Highly Sensitive Neuroception May Be At The Heart of PDA

In this article I hope to describe how Dr Stephen Porges’s theory of Neuroception has helped us, as Parents, to develop greater insight into what might be happening for our Autistic son when he is faced with “demands”. This will provide a context for my hypothesis that:

Highly sensitive Neuroception may be at the heart of PDA

This exploration will also cover the known and lesser known survival responses, which I refer to as the Five Fs: Freeze, Flight, Fight, Fright and Fawn.

When PDA is diagnosed, it is specified as a profile of Autism.  There is significant variance in recognition throughout the UK and in the wording used by different clinicians.  Some clinicians will name ASD with Extreme Demand Avoidance, others refer to Pathological Demand Avoidance: A Profile of Autism, whilst some remain true to Elizabeth Newson’s original wording and retain the word “syndrome” at the end of PDA.  The following links contain clarity in respect of the key diagnostic features:

Since suspecting that our son was Autistic, I have been passionately researching about Autism. It became apparent to me very early on that understanding the central nervous system was likely to be fundamental to understanding our son.  In 2017 a specialist, independent OT helped us to think about the role of the central nervous system in relation to William’s gross motor delay and his sensory modulation difficulties.  Since then, my curiousity about the role of the central nervous system in Autistic people, has led me to read some really interesting research and to then consider this, more specifically, in relation to Pathological Demand Avoidance.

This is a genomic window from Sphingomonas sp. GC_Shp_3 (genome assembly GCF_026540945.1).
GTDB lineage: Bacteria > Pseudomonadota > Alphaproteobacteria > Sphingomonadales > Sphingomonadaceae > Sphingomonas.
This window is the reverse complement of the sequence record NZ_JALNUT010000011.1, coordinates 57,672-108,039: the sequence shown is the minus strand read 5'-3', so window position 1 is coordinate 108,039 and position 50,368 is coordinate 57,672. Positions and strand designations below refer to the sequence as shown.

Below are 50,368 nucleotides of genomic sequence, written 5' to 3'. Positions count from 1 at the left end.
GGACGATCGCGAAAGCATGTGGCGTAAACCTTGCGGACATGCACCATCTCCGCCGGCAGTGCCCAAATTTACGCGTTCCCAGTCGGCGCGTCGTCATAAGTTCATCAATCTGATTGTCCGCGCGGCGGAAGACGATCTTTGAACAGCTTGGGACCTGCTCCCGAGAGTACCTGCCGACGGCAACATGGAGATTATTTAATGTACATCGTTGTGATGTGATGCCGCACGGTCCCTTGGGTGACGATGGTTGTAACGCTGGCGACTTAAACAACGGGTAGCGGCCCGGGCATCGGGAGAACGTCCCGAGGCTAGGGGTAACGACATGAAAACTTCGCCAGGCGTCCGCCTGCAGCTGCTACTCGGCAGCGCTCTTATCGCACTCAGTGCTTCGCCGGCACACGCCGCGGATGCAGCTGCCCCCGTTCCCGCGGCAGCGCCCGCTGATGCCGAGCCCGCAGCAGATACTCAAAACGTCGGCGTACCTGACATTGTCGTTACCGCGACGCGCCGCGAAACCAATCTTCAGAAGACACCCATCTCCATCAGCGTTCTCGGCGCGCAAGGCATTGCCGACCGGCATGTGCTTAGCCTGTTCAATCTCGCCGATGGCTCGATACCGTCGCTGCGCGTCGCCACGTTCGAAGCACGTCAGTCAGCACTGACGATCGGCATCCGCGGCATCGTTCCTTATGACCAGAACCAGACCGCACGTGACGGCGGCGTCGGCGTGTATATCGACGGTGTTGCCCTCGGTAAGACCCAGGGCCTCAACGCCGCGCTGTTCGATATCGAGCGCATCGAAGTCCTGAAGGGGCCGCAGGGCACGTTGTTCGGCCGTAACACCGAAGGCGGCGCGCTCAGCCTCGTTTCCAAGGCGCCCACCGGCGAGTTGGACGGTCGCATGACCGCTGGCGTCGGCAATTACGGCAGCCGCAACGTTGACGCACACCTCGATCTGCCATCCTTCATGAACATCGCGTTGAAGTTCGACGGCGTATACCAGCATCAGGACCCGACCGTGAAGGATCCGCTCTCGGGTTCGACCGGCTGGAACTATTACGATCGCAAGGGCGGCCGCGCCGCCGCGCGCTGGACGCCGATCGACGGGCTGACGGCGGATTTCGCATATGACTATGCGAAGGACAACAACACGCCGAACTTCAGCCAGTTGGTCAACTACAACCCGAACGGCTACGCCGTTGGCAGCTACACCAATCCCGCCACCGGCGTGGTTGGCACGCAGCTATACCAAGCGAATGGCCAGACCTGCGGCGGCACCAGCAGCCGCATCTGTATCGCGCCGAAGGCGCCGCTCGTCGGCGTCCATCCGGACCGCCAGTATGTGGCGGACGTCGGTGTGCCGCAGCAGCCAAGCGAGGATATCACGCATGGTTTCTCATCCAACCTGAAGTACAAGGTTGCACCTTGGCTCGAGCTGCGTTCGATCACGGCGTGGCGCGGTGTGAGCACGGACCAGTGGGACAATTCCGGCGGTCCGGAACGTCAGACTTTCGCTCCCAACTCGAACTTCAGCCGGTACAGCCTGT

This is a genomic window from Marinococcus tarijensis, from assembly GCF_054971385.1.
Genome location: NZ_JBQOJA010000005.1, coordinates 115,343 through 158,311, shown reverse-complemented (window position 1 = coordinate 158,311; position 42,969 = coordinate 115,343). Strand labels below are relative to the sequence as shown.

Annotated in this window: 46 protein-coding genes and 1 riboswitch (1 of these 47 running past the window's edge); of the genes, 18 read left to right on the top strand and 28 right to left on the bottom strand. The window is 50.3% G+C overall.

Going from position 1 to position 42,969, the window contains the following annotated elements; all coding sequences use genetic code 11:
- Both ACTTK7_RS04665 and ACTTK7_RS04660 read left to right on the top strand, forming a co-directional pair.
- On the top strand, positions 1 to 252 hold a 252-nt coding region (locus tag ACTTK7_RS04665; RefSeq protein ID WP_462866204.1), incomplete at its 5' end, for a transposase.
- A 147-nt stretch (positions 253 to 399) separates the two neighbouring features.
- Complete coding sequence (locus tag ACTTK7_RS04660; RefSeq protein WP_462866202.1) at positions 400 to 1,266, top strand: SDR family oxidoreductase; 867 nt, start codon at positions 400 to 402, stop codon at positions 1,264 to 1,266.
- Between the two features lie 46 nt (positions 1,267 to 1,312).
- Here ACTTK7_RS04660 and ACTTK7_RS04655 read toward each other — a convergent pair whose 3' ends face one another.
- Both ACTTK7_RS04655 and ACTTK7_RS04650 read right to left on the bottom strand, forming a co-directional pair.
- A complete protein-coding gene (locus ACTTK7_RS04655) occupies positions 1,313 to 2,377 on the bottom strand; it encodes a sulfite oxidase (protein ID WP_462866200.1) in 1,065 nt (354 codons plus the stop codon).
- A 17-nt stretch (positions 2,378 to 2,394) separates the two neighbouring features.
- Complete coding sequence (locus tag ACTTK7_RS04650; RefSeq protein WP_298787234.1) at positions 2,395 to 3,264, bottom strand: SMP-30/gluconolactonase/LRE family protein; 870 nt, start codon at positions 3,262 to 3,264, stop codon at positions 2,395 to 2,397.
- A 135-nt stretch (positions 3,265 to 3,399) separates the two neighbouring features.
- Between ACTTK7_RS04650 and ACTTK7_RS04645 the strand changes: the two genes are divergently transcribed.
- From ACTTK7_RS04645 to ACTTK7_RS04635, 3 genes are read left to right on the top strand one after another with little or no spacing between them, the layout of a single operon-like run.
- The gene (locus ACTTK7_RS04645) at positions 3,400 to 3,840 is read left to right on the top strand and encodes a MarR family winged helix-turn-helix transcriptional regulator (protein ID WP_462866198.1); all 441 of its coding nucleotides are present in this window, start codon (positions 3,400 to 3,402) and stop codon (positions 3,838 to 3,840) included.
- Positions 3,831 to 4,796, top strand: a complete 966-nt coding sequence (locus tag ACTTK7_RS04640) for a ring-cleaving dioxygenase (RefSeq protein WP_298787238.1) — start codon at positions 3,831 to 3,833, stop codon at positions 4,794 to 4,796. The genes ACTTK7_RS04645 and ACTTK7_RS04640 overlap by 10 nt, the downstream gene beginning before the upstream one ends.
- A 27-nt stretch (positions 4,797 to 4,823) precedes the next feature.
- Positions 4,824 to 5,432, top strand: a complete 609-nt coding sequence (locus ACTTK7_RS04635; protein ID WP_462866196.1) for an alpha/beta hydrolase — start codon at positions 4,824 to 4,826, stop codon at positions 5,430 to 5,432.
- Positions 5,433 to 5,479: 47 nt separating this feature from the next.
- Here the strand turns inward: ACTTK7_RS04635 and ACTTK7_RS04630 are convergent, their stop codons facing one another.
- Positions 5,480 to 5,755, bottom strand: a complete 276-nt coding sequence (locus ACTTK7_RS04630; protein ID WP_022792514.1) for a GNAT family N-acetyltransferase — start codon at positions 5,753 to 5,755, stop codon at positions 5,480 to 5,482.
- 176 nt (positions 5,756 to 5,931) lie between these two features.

“Demands” in the context of PDA can mean anything from showering, getting dressed, using a pencil, making a choice, to going somewhere or doing something of interest.  We see in William that even the most innocuous of demands, direct and indirect can be challenging.

As apparent as William’s extreme avoidance of every day demands is, it is even more evident that he is triggered into “survival” mode; whenever the environmental conditions challenge his highly sensitive nervous system and whenever our, or other people’s responses to him deviate from being entirely calm and demand free. All of this is further impacted by his sensory modulation difficulties and auditory hypersensitivy.

Prior to being diagnosed as autistic, at 2 years old, William’s Consultant Neurologist diagnosed Congenital Central Hypotonia and Hypermobility, with some Stereotypies. When the Neurologist discussed William’s diagnoses with us he explained that “central” referred to the brain and that in some children like William, their MRIs showed delayed myelination. With this in mind, I became increasingly curious about how his central nervous system might also be involved in his highly sensitive and frequently fearful responses to objectively, non threatening stimuli, such as everyday demands.  These fearful responses also include more predictably challenging stimuli such as; deep laughs, thunder and certain tones of voice. Porges refers to these as “lower pitch sounds” which the sensitive nervous system is more likely to be biased towards “in order to detect the movements of a predator”. (Porges, 2017)